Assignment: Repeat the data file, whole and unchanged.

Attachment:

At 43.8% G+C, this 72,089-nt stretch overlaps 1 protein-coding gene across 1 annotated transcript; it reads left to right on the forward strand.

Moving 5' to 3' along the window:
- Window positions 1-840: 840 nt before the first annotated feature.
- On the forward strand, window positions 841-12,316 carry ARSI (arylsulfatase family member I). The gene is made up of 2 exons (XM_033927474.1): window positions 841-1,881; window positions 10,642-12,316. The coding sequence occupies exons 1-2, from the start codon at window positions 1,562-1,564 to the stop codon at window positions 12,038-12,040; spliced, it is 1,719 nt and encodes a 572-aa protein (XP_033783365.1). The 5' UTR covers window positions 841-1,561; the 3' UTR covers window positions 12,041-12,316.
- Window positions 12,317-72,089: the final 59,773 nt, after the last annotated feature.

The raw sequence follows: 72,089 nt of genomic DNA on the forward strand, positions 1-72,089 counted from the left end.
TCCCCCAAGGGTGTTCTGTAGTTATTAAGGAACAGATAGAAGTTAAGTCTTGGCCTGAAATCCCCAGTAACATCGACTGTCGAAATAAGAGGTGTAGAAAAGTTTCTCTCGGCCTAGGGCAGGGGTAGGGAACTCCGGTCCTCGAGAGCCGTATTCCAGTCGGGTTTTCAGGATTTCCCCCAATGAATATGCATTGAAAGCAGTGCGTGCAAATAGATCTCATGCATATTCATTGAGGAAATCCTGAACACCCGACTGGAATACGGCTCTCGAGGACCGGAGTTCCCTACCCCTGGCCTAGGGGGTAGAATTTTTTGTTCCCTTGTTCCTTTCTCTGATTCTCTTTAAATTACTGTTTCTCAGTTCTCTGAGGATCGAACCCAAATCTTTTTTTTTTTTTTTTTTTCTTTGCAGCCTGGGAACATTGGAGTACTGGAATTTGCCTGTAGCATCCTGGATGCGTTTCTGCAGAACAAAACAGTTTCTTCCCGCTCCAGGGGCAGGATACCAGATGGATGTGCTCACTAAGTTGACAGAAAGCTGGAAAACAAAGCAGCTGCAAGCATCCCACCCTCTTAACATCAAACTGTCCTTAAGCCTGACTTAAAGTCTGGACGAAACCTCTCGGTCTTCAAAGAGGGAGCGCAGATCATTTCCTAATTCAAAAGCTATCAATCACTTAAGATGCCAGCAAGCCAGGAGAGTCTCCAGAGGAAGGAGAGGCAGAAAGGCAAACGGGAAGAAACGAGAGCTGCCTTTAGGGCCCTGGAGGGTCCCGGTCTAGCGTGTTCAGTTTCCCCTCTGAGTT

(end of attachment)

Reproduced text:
At 43.8% G+C, this 72,089-nt stretch overlaps 1 protein-coding gene across 1 annotated transcript; it reads left to right on the forward strand.

Moving 5' to 3' along the window:
- Window positions 1-840: 840 nt before the first annotated feature.
- On the forward strand, window positions 841-12,316 carry ARSI (arylsulfatase family member I). The gene is made up of 2 exons (XM_033927474.1): window positions 841-1,881; window positions 10,642-12,316. The coding sequence occupies exons 1-2, from the start codon at window positions 1,562-1,564 to the stop codon at window positions 12,038-12,040; spliced, it is 1,719 nt and encodes a 572-aa protein (XP_033783365.1). The 5' UTR covers window positions 841-1,561; the 3' UTR covers window positions 12,041-12,316.
- Window positions 12,317-72,089: the final 59,773 nt, after the last annotated feature.

The raw sequence follows: 72,089 nt of genomic DNA on the forward strand, positions 1-72,089 counted from the left end.
TCCCCCAAGGGTGTTCTGTAGTTATTAAGGAACAGATAGAAGTTAAGTCTTGGCCTGAAATCCCCAGTAACATCGACTGTCGAAATAAGAGGTGTAGAAAAGTTTCTCTCGGCCTAGGGCAGGGGTAGGGAACTCCGGTCCTCGAGAGCCGTATTCCAGTCGGGTTTTCAGGATTTCCCCCAATGAATATGCATTGAAAGCAGTGCGTGCAAATAGATCTCATGCATATTCATTGAGGAAATCCTGAACACCCGACTGGAATACGGCTCTCGAGGACCGGAGTTCCCTACCCCTGGCCTAGGGGGTAGAATTTTTTGTTCCCTTGTTCCTTTCTCTGATTCTCTTTAAATTACTGTTTCTCAGTTCTCTGAGGATCGAACCCAAATCTTTTTTTTTTTTTTTTTTTCTTTGCAGCCTGGGAACATTGGAGTACTGGAATTTGCCTGTAGCATCCTGGATGCGTTTCTGCAGAACAAAACAGTTTCTTCCCGCTCCAGGGGCAGGATACCAGATGGATGTGCTCACTAAGTTGACAGAAAGCTGGAAAACAAAGCAGCTGCAAGCATCCCACCCTCTTAACATCAAACTGTCCTTAAGCCTGACTTAAAGTCTGGACGAAACCTCTCGGTCTTCAAAGAGGGAGCGCAGATCATTTCCTAATTCAAAAGCTATCAATCACTTAAGATGCCAGCAAGCCAGGAGAGTCTCCAGAGGAAGGAGAGGCAGAAAGGCAAACGGGAAGAAACGAGAGCTGCCTTTAGGGCCCTGGAGGGTCCCGGTCTAGCGTGTTCAGTTTCCCCTCTGAGTT